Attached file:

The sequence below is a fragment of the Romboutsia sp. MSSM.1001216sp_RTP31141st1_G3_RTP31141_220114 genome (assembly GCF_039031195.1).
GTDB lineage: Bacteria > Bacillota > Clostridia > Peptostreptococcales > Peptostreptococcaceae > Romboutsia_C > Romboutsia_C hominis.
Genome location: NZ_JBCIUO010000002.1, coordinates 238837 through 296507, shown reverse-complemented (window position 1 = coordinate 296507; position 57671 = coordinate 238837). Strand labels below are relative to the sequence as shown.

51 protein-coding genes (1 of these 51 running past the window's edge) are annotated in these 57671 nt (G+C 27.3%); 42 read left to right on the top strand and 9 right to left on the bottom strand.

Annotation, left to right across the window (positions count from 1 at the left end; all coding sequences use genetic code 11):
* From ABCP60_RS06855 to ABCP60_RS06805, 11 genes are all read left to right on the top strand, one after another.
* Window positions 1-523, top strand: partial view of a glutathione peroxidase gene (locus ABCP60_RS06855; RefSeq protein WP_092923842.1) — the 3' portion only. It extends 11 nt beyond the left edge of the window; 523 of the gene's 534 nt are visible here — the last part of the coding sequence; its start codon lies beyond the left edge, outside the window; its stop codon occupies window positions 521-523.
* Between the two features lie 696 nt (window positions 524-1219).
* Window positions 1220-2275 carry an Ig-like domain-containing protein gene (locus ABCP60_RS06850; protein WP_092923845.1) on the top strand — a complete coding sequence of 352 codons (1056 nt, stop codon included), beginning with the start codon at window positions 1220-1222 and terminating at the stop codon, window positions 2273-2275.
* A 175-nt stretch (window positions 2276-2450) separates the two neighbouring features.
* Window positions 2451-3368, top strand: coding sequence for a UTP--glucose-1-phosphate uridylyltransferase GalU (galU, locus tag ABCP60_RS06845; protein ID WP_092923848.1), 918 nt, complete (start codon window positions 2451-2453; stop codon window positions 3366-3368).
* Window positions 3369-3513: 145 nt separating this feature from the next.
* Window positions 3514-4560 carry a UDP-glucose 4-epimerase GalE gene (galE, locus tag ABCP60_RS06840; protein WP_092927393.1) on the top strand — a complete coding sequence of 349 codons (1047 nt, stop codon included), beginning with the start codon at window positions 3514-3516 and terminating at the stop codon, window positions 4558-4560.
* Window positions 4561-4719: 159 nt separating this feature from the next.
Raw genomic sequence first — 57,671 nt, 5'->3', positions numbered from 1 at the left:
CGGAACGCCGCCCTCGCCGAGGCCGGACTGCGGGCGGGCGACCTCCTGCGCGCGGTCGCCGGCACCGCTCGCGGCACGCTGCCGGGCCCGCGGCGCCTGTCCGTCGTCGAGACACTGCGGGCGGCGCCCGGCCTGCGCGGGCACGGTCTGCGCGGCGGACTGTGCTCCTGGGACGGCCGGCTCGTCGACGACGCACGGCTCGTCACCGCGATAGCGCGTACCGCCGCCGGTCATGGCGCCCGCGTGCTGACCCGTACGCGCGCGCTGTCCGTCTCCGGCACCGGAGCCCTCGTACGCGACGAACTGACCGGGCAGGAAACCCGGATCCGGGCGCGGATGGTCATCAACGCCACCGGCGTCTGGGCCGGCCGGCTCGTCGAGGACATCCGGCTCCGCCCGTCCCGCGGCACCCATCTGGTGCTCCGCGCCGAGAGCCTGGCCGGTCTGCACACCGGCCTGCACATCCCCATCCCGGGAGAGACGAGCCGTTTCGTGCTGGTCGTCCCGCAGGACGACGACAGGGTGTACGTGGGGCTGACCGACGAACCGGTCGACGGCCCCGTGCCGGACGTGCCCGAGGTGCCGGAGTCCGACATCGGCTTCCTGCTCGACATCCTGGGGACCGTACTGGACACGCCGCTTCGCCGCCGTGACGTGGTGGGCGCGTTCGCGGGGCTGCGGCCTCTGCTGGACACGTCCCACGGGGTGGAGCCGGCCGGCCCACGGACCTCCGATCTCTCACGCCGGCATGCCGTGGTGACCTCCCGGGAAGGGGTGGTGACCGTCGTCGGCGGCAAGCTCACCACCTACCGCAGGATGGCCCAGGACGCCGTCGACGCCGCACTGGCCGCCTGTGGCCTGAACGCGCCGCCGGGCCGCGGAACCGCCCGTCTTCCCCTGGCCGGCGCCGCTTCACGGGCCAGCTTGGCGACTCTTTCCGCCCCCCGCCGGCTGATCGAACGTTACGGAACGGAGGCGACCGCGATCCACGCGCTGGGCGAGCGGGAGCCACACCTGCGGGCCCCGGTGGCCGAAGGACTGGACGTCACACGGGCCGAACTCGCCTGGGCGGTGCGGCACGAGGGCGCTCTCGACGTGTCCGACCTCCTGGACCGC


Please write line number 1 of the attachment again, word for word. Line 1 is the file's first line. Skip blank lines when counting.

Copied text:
The sequence below is a fragment of the Romboutsia sp. MSSM.1001216sp_RTP31141st1_G3_RTP31141_220114 genome (assembly GCF_039031195.1).